RICHMOND, Va. -- Keyatta is a teenager with dreams.
"I would like to be a lawyer," she said, as we strolled through Henrico’s Deep Run Park last week. “I want children to know that when I defend them, after they’ve been hurt in their homes, that they know that I’m here to help them. And I want to change their lives into the better.”
But this voluble, passionate 16-year-old girl isn't just looking to the future; she has her eye - and her heart - focused very much on the here and now.
"Home. It means that you’re wanted, but it mostly means that… gravity,” she said. “Gravity is, you’re attached to it, you’re not going nowhere from it. And, no matter how mad or how happy you are with your family, you’re never going anywhere, like that’s your family. You’re meant to be with them."
You see, Keyatta has been in the foster care system for most of her life, 13 of her 16 years. She is one of nearly 700 children in Virginia still looking for a permanent home.
“What it means to have [family]? It would be like, that you’re wanted. That’s why me being adopted is something that I really want,” Keyatta said. “Because, yeah, having a family at school, is cool. But I want a family that I can call my own, like a mom and a dad, you know?"
Ericca Facetti, with Connecting Hearts, points out most of the Virginia children awaiting adoption are between four and 12 years old, with some, like Keyatta, on the verge of "aging out."
That means they’re on the verge of being sent into adulthood without ever having the foundation a family provides.
That may be because families considering adopting a child, might be thinking about adopting a baby, an infant.
That makes the journey of the many older children, that much longer.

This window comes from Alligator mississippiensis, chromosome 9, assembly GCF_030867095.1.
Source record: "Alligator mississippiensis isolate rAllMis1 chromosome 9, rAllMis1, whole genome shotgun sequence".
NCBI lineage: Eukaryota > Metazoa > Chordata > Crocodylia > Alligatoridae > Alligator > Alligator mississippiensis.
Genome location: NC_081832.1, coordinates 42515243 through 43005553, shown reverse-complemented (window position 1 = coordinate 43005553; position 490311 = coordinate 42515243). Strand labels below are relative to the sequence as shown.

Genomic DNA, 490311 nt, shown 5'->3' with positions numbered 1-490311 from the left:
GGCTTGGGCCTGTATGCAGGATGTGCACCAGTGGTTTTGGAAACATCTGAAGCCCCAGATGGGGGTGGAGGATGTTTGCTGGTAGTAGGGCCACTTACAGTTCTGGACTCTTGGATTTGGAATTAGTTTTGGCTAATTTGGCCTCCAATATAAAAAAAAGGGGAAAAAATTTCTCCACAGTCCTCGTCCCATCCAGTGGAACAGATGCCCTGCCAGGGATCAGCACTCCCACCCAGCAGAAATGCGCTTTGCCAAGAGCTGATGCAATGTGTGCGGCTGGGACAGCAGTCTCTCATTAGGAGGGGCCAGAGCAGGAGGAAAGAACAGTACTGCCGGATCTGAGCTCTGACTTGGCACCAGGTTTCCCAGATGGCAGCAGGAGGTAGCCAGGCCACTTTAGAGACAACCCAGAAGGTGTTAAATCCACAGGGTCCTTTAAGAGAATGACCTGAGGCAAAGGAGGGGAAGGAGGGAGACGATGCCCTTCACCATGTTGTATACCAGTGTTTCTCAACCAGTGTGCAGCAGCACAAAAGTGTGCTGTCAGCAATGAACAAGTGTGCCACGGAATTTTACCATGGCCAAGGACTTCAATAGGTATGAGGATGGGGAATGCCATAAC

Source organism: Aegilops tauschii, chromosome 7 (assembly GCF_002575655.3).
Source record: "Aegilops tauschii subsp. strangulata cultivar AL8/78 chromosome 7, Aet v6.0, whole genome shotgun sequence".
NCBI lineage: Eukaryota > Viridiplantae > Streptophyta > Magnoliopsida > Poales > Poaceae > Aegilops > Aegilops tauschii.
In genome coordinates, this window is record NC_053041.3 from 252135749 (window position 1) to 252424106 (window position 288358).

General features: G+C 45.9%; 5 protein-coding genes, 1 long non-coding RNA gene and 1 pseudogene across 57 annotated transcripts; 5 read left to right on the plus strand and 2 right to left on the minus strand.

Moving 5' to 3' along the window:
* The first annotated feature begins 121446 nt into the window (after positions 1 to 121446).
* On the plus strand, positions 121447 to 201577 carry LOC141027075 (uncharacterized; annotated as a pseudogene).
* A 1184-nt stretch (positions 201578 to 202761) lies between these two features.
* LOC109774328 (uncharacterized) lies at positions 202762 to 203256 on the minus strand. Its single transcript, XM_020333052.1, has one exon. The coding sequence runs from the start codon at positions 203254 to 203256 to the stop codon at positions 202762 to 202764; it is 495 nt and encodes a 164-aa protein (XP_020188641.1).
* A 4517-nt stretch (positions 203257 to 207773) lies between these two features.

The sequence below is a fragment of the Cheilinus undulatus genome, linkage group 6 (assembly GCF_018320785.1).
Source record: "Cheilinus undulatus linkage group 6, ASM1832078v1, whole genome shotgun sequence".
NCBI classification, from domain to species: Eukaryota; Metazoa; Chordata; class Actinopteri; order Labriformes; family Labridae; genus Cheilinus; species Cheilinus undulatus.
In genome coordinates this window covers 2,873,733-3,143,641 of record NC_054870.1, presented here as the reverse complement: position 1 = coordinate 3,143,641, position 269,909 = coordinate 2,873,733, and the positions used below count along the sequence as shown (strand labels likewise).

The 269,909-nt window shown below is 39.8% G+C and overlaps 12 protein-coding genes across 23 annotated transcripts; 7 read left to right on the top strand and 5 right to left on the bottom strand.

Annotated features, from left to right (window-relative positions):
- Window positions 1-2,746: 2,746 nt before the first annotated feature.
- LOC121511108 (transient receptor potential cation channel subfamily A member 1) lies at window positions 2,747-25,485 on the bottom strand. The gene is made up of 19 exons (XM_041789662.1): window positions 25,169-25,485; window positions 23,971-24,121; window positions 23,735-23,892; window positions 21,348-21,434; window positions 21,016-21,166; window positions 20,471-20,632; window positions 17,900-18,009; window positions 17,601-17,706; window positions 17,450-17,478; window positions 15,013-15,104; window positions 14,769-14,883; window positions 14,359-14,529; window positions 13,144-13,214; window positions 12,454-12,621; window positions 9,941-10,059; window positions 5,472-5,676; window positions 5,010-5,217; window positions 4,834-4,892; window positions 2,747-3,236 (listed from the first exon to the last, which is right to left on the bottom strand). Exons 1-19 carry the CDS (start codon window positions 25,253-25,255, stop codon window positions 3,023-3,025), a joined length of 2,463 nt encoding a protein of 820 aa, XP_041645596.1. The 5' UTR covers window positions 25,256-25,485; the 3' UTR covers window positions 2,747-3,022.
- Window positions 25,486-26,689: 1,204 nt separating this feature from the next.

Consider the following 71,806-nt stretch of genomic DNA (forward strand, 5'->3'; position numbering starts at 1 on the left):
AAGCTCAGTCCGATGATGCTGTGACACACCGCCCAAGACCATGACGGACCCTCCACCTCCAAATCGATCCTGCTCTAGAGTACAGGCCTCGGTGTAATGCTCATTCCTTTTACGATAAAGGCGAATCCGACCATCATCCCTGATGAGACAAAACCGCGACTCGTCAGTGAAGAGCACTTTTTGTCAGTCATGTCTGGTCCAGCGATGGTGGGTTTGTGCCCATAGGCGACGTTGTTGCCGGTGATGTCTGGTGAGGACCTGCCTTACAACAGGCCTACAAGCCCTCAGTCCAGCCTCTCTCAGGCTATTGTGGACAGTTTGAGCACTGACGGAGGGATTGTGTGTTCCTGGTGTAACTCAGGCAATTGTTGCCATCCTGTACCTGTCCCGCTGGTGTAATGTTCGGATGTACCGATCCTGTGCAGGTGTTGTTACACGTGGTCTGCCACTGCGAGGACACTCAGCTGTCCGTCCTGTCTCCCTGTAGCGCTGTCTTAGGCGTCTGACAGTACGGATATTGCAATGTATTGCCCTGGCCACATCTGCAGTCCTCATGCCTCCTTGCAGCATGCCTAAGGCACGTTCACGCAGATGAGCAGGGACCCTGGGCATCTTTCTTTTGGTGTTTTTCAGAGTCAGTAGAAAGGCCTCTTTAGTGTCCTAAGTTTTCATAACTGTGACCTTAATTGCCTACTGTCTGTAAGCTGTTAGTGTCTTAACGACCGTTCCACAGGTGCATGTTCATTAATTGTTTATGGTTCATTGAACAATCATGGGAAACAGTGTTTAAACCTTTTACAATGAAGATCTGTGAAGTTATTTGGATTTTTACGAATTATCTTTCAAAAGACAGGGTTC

“There’s a lot of trauma for our kids as they move around to different foster homes, group homes, residential treatment centers,” Facetti said. “Statistically, after three moves, you know there’s a lot of damage that could potentially have been done, because there’s just no stability in their lives."
Facetti said all children, even college kids with traditional families, count on that foundation at home.
“Many of our kids that age out of the system, they may have never had that stability. They may not have all those tools that they need,” said Facetti. “And so we see a lot of our kids being homeless or incarcerated and sometimes even worse outcomes like sex trafficking, because someone has preyed upon them in a very vulnerable state.”
Children who may have been placed in several foster homes, but who were ultimately let down by the adults who were supposed to nurture them, can learn, at least in part, to depend on themselves.
Keyatta will tell you that.
“When I look at myself, I see how much hurt I’ve been through and how resilient I am and I came through that,” she said. “I am my own role model because I know I can do better. I expect so much of myself."
But while she may have girded herself with a young adult's earnestness, this 10th grader can still disarm, by casually revealing the inextinguishable hope that has flickered throughout her very difficult childhood.
“The worst thing that a kid can be is alone,” Keyatta said. “They feel like they have nobody. And to have nobody, is very, very lonely, and that’s not OK. Every kid deserves, like I said, every kid deserves a home. And a home is not lonely. It’s, it’s fun, it’s hectic, it’s chaos, it’s awesome.”
In Virginia, about one out every five children will eventually age out of the foster care system. About 20,000 children across the country do so.
There is cause for some hope, though, as a new law that went into effect July 1, 2016 will allow any child who turns 18 after that date, to remain in the system until they turn 21.
That, of course, is something all advocates hope, never happens.